Aoife’s back was beautiful. It was smooth and slippery and gleamed a silvery grey like the mercury she’d seen once in chemistry class. Colours that were never the same twice danced under her skin and there was a small, recessed blowhole on top of her head. Aoife twisted her face to look at Ayesha and winked, ‘Ready to go under?’
‘What!’ Ayesha screamed. ‘Nooo!’
But before she knew it the dolphin had dived beneath the waves.
It’s midnight on the beach. Stars are shooting in the magical sky above her and Ayesha hears a voice calling from the sea. At first she thinks it is a joke but then… what? A talking – and mind-reading – dolphin with the strange name of Aoife! Ayesha climbs onto its silvery shiny back and together they swim deep, deep under the sea to meet… someone special!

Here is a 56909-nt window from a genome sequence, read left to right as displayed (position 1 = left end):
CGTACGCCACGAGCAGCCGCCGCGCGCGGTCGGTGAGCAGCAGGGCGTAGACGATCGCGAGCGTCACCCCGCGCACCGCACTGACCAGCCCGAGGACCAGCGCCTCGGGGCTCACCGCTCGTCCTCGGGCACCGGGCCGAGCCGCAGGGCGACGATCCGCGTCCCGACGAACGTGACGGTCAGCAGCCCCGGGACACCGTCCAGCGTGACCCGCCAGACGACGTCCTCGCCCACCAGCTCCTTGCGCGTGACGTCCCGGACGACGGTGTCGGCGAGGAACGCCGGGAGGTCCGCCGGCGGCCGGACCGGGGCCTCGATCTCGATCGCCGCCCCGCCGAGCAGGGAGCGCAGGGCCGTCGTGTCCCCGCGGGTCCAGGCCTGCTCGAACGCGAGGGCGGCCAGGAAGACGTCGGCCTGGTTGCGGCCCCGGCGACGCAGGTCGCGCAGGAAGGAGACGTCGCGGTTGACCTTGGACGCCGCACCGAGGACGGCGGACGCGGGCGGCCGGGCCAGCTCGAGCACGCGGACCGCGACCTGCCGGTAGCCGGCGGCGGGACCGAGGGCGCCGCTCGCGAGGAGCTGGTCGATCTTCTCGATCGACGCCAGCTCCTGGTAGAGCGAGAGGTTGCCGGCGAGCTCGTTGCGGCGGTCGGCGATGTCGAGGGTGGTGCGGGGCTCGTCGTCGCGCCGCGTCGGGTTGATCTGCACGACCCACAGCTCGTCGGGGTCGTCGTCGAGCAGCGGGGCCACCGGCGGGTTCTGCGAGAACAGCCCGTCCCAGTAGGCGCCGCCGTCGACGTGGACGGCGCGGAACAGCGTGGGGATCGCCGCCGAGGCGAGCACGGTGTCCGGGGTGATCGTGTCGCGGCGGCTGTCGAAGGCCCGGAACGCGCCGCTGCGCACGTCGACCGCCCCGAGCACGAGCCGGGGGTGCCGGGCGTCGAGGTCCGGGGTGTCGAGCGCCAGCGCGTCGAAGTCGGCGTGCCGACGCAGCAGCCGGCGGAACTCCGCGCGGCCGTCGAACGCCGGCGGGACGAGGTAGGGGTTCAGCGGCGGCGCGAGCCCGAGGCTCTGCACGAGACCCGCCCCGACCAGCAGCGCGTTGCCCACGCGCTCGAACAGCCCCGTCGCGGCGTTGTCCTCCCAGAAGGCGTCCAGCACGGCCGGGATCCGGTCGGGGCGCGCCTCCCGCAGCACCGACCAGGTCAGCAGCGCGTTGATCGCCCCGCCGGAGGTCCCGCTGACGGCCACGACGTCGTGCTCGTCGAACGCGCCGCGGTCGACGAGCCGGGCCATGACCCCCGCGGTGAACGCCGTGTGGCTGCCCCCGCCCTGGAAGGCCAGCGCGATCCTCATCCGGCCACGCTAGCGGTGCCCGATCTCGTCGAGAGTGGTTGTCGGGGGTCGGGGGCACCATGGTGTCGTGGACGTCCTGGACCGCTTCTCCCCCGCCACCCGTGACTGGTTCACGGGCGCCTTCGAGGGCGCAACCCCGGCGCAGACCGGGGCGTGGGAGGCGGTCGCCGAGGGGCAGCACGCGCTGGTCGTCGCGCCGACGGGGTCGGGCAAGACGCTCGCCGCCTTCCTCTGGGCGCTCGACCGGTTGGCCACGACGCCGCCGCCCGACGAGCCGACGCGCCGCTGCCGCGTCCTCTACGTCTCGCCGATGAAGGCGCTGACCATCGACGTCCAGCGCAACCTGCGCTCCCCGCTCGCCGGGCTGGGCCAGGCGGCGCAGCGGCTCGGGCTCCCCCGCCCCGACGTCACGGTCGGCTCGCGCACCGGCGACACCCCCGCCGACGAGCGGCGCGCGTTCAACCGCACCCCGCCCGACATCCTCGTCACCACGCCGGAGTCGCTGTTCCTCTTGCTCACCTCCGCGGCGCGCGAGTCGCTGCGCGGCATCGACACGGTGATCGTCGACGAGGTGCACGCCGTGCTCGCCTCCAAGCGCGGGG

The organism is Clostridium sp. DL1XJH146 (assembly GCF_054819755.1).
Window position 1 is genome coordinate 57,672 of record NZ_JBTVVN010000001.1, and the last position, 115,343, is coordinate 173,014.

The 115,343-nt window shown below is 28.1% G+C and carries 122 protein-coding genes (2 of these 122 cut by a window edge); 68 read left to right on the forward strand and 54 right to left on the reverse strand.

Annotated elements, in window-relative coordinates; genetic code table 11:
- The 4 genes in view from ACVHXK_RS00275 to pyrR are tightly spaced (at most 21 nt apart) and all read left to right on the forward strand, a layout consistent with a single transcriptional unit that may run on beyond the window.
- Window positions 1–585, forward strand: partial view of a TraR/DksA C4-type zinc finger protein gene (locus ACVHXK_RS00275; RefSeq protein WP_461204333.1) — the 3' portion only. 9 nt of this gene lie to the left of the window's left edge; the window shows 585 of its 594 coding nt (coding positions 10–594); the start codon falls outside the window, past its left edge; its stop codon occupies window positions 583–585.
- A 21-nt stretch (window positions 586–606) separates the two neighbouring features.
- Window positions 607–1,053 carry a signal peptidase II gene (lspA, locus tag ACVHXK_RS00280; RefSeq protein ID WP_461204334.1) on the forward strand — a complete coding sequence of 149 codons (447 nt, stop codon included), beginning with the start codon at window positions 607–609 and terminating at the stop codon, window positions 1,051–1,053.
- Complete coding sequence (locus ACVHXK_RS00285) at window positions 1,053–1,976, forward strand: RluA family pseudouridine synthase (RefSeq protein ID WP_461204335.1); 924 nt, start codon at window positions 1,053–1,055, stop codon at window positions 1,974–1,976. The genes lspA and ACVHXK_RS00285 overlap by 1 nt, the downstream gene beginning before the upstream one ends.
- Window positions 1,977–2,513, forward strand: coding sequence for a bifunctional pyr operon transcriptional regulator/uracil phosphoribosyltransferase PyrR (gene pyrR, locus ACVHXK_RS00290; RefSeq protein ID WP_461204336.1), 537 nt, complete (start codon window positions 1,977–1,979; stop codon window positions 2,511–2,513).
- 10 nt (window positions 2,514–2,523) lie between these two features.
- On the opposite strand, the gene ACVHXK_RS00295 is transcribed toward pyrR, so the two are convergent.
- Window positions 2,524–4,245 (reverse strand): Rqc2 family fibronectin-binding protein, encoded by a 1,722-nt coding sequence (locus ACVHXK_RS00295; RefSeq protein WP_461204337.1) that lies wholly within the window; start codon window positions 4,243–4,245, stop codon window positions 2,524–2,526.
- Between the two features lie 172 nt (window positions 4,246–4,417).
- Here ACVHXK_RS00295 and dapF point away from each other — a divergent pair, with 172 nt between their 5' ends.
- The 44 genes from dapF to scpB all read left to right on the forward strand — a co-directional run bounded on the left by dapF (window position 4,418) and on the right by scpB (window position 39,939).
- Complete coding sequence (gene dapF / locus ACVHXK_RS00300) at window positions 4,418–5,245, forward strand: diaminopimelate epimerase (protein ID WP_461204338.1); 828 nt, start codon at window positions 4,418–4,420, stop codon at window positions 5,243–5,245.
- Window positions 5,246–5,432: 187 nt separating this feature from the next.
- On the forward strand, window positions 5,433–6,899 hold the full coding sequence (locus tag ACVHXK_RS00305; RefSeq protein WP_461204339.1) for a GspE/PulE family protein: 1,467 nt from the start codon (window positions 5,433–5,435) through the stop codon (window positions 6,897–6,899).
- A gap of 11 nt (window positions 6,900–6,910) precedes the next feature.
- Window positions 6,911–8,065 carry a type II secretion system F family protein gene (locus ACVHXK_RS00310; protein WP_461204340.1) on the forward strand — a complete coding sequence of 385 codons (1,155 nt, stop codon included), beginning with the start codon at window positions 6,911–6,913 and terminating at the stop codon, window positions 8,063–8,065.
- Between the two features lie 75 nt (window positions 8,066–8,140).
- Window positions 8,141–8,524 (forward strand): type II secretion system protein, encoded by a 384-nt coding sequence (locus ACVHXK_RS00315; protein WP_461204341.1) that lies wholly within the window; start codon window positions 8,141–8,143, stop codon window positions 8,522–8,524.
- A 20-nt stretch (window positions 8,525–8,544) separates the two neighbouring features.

Ayesha is not alone in her quest. But she is not given magic powers or a super cool invisibility cloak. No. She is given a snail. Called Caro. Who is super sarcastic. And rides a surfboard. And eats chocolate. And tells terrible jokes (‘What was the slug doing on the highway?’ ‘I don’t know, what?’ ‘About a mile a day!). And sometimes she does all three at the same time. But, in times of danger, when she is really needed, Caro can be counted on to reveal some pretty cool tricks that she usually keeps under her hat (well, her shell).